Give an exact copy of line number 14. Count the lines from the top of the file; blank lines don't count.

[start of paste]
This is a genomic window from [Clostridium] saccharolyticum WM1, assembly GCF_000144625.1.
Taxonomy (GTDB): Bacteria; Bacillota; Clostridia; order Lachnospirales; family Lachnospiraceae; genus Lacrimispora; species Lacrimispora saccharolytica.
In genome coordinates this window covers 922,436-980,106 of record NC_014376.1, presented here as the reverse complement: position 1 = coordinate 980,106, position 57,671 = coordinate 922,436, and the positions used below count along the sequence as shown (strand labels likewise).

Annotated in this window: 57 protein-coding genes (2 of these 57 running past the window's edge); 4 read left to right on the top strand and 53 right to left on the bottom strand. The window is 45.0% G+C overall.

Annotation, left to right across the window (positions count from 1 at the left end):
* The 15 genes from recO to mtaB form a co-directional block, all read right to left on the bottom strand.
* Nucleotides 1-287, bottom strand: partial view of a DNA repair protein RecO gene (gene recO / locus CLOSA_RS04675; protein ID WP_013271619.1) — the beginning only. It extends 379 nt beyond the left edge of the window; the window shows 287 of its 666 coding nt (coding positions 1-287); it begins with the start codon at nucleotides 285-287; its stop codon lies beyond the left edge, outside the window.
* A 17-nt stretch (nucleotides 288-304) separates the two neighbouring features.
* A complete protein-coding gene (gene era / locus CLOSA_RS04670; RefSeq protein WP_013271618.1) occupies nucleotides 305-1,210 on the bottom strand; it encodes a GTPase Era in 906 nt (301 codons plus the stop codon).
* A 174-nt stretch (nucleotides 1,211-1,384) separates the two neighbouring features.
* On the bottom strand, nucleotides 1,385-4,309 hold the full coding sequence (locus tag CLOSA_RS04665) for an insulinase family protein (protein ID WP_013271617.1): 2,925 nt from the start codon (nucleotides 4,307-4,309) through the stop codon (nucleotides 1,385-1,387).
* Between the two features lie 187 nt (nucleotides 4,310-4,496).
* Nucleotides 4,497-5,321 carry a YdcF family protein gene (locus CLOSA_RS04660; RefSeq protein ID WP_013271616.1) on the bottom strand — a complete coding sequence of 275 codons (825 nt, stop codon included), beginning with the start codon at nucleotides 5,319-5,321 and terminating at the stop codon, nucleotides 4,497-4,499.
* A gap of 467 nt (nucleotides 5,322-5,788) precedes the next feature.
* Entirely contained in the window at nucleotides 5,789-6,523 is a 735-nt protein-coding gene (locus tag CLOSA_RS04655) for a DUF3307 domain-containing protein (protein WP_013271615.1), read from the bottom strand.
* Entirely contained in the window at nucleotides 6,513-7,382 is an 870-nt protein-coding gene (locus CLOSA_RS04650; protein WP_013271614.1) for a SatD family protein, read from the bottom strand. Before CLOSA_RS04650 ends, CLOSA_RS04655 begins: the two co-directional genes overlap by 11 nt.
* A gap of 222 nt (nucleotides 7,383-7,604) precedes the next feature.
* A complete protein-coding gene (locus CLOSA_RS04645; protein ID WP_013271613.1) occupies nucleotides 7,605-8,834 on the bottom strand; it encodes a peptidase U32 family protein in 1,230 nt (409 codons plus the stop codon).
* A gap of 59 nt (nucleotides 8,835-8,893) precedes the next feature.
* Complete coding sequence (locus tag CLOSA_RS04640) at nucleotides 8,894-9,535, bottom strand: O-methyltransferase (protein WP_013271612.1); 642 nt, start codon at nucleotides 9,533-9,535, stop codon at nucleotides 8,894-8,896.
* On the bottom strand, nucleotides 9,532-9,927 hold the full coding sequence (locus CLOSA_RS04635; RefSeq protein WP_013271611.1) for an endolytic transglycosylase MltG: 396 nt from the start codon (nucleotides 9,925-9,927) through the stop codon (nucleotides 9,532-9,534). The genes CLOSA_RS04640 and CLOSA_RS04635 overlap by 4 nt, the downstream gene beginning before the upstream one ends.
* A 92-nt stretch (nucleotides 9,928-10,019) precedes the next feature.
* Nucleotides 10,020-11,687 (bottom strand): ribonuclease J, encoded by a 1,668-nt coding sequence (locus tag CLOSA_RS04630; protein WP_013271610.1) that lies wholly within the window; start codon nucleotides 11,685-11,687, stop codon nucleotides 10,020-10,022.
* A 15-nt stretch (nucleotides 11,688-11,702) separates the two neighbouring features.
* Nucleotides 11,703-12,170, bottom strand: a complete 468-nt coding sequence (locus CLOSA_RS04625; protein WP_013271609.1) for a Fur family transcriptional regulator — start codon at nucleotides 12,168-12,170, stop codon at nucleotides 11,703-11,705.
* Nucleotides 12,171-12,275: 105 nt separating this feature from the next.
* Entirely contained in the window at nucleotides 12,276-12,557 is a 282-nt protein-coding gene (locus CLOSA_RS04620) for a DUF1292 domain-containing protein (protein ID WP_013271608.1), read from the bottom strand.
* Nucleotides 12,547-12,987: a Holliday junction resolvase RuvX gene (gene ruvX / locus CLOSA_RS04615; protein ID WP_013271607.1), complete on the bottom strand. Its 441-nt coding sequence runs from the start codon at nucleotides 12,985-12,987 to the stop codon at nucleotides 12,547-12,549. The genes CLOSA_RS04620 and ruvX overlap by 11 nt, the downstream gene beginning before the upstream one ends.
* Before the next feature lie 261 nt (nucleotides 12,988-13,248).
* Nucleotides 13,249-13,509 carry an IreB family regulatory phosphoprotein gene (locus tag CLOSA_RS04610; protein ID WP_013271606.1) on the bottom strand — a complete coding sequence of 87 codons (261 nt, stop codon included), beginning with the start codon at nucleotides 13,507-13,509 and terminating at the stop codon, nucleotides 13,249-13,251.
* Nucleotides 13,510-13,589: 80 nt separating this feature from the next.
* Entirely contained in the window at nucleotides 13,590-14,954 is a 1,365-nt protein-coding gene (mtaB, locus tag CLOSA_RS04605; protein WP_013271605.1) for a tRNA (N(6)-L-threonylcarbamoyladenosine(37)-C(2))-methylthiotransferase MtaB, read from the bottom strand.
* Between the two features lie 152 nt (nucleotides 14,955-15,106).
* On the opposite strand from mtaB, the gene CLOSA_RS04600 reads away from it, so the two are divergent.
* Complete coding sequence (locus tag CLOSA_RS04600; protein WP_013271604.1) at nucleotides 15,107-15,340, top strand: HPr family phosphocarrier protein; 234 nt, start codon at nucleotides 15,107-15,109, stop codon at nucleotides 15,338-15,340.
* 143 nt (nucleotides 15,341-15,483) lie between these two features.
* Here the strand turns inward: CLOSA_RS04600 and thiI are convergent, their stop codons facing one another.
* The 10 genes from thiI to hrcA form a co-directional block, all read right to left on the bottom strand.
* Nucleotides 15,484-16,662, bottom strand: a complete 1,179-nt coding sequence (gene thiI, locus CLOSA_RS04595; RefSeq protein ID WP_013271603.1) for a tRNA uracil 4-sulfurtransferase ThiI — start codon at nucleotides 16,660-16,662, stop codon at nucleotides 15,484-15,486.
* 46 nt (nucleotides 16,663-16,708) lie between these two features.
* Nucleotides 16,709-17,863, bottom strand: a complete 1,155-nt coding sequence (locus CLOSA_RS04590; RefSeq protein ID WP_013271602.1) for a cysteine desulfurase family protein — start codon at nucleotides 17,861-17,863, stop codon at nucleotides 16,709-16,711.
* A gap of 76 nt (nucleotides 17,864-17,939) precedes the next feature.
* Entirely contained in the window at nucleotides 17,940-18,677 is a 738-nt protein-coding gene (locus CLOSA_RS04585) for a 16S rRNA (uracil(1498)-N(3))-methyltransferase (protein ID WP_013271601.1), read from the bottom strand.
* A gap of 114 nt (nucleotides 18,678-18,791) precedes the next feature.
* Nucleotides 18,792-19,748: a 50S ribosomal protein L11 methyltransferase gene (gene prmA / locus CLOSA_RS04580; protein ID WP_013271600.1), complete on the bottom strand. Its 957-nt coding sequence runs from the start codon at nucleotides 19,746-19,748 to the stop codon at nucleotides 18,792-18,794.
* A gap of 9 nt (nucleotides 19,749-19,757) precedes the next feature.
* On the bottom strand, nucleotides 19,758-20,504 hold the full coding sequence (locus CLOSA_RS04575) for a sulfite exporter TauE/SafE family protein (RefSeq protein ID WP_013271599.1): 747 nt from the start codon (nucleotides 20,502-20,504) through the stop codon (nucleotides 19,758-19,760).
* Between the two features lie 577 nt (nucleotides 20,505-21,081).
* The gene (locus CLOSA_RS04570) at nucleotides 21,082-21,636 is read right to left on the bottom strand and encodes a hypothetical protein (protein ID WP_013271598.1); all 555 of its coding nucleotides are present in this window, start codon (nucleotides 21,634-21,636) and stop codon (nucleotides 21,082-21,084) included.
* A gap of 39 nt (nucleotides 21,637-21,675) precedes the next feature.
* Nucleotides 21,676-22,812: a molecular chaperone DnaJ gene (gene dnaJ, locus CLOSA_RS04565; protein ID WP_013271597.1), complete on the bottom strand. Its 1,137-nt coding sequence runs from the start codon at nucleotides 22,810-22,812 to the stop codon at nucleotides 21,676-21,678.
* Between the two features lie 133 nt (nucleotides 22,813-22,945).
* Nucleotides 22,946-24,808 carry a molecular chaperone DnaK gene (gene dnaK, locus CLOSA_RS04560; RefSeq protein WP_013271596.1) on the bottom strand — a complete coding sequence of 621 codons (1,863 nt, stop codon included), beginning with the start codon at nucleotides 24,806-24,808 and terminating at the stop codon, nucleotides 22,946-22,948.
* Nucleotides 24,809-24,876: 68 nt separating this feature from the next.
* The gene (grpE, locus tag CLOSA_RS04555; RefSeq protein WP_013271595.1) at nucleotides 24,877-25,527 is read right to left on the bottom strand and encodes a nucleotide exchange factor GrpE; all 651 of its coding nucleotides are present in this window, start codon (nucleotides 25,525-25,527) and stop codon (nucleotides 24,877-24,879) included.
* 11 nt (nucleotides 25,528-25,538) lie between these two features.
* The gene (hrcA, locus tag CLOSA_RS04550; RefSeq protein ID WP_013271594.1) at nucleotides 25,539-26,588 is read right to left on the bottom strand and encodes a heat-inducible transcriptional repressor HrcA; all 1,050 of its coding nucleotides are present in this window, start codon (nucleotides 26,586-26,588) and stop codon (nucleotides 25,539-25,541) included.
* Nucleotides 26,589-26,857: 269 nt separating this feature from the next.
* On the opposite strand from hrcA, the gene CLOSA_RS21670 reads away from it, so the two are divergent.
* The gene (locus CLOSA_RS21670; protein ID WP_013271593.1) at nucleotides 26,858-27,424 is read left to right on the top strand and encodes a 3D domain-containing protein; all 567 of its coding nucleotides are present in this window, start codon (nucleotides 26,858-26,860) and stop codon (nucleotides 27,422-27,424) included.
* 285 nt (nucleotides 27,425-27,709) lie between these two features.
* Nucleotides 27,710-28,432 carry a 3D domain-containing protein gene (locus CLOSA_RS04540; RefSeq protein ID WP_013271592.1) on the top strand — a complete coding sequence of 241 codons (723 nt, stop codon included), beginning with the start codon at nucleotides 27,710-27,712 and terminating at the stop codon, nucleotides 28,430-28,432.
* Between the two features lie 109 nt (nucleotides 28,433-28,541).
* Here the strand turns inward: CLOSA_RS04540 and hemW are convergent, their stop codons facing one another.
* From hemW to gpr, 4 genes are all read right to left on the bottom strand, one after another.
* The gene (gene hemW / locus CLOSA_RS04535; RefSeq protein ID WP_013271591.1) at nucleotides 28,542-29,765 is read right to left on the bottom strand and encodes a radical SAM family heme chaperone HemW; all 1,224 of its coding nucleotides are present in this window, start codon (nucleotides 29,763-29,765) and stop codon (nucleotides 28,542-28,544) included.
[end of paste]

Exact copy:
* A gap of 467 nt (nucleotides 5,322-5,788) precedes the next feature.